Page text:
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Photographer Sues ‘The New York Times,’ Claims He Was Discriminated Against
By Izza Sofia, 20 Oct 2017
A veteran freelance photographer sued The New York Times, alleging that he was denied thousands of hours of overtime while misclassified as an independent contractor, denied a staff position because of his age and phased out after he was falsely arrested while on assignment.
“There’s a lot of things that flow out of the employment relationship,” Lee Bantle, a lawyer for Stolarik, explained. “Stolarik might have been eligible for company-sponsored health insurance benefits and contributions to a retirement plan. The Times didn’t contribute on his behalf to a tax bill or Social Security because it considered him a freelancer,” Bantle said.
Robert Stolarik said the editors referred him as a “full-time freelancer” for the Times between 2004 and 2014 but was denied benefits and a regular salary by being misclassified as an independent contractor. He claims he is owed more than $500,000 in unpaid wages and damages.
Stolarik began working for The New York Times in 2000 as a freelance photographer in Colombia, joining the paper’s local news desk in 2004, according to his complaint. Over the next eight years, he generally worked more than 250 days a year and more than 40 hours a week. He also worked about 3,358 overtime hours mostly at a rate of $25 per hour, he said.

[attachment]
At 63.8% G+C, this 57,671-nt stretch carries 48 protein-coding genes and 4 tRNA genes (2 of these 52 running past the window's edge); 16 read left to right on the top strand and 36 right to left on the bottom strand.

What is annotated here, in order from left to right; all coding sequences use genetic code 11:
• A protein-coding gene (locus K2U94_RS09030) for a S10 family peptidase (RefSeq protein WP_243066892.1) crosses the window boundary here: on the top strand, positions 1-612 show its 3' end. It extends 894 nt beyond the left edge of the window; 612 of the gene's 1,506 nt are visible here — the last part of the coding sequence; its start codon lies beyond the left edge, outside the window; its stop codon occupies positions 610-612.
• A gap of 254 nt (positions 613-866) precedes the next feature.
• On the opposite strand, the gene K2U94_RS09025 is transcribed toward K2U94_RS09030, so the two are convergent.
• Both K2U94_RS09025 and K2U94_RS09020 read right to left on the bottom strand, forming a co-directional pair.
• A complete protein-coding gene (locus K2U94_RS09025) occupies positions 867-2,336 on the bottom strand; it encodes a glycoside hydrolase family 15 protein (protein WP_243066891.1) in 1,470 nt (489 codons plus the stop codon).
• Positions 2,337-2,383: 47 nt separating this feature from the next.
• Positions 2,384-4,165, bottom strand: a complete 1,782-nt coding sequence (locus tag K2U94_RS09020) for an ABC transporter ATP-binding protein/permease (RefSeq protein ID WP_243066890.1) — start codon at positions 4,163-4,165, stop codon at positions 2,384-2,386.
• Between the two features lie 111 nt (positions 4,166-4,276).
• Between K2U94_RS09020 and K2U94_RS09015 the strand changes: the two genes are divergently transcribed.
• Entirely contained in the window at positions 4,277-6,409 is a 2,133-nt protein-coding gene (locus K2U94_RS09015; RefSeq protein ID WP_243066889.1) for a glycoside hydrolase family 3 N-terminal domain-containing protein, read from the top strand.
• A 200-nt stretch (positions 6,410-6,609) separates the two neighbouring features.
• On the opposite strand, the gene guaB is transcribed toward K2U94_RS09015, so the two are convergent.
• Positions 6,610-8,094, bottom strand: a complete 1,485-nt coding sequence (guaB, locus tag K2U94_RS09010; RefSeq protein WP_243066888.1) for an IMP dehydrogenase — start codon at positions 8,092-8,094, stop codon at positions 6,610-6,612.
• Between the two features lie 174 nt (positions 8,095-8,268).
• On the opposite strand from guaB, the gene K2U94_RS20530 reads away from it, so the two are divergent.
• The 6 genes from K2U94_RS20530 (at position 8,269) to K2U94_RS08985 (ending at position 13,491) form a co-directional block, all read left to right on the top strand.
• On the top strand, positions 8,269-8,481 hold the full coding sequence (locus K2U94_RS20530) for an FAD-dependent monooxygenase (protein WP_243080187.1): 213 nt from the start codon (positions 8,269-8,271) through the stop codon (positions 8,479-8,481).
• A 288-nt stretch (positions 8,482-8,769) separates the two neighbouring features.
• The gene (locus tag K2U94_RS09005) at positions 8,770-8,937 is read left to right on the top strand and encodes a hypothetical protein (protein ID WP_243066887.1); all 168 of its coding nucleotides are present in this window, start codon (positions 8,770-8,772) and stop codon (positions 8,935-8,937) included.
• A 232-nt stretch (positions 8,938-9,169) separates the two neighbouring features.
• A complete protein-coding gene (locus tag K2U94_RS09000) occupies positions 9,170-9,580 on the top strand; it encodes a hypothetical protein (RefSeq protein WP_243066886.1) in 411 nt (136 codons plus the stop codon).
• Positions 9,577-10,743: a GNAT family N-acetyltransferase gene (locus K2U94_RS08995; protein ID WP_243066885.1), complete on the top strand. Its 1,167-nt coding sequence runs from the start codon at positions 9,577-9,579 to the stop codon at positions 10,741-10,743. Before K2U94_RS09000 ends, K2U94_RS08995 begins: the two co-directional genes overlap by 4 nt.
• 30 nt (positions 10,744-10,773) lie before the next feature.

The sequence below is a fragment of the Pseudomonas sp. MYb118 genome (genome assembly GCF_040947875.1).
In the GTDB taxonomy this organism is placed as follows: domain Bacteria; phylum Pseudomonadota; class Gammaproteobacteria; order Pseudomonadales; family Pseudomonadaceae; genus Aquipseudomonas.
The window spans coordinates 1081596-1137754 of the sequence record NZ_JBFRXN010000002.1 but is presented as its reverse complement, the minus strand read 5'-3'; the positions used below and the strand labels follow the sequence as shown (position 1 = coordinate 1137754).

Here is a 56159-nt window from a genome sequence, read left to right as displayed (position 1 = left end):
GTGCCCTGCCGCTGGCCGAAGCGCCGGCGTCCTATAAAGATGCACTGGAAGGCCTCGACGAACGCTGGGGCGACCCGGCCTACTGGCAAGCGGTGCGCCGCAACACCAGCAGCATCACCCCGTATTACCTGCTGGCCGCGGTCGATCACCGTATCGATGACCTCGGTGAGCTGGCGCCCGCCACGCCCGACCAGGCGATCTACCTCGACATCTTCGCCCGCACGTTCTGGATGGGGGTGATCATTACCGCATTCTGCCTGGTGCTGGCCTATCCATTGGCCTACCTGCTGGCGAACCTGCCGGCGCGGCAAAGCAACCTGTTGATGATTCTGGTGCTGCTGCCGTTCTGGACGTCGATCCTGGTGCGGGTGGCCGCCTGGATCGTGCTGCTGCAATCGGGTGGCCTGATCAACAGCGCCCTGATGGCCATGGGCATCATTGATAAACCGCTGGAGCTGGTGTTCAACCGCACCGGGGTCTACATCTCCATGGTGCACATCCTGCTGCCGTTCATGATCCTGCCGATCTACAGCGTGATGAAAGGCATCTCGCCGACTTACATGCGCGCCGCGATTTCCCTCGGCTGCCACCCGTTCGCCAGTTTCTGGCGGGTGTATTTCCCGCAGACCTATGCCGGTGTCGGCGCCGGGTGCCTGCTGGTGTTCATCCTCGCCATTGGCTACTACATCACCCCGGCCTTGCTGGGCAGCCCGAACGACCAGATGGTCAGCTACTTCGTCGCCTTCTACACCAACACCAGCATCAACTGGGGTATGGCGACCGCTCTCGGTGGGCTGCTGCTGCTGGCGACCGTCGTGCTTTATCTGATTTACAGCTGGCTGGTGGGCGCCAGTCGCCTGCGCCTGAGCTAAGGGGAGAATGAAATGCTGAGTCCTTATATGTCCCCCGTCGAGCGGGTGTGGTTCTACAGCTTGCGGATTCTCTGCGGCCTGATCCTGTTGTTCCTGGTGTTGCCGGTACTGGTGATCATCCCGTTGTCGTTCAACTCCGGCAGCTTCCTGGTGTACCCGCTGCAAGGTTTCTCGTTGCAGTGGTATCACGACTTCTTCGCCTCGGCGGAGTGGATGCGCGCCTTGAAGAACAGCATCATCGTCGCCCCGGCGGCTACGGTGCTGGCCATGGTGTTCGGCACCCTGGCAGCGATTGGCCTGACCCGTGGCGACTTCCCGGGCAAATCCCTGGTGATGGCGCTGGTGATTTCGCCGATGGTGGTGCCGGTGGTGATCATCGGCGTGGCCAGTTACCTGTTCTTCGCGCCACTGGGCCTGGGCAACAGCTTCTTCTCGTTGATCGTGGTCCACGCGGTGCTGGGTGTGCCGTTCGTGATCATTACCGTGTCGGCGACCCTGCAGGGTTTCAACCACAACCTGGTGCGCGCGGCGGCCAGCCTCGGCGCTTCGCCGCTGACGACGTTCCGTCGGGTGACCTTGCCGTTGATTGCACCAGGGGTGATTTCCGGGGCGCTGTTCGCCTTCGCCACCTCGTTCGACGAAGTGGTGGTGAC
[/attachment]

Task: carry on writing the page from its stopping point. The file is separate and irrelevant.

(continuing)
He tried several times to be hired as a staff photographer at the newspaper, but was denied because of his age. According to Stolarik, he was removed from consideration for a position in 2006 after telling an editor he was over 30 years old.
On several other occasions, another editor told him he would likely not be hired for a staff position because he was “too old,” he said. He also claims that the company hired several younger, less experienced photographers during his time working there.
Stolarik also alleges that the paper began cutting down on the amount of work it gave him in the wake of him being arrested in 2012 while on assignment in the Bronx. He was charged with obstructing government administration and resisting arrest, but those charges were dropped and the arresting officer indicted for falsifying a record to justify the arrest.
“It’s time for them to put their money where their mouth is,” Bantle said.
Learn more about the case here.
[via PetaPixel, opening image via YouTube]
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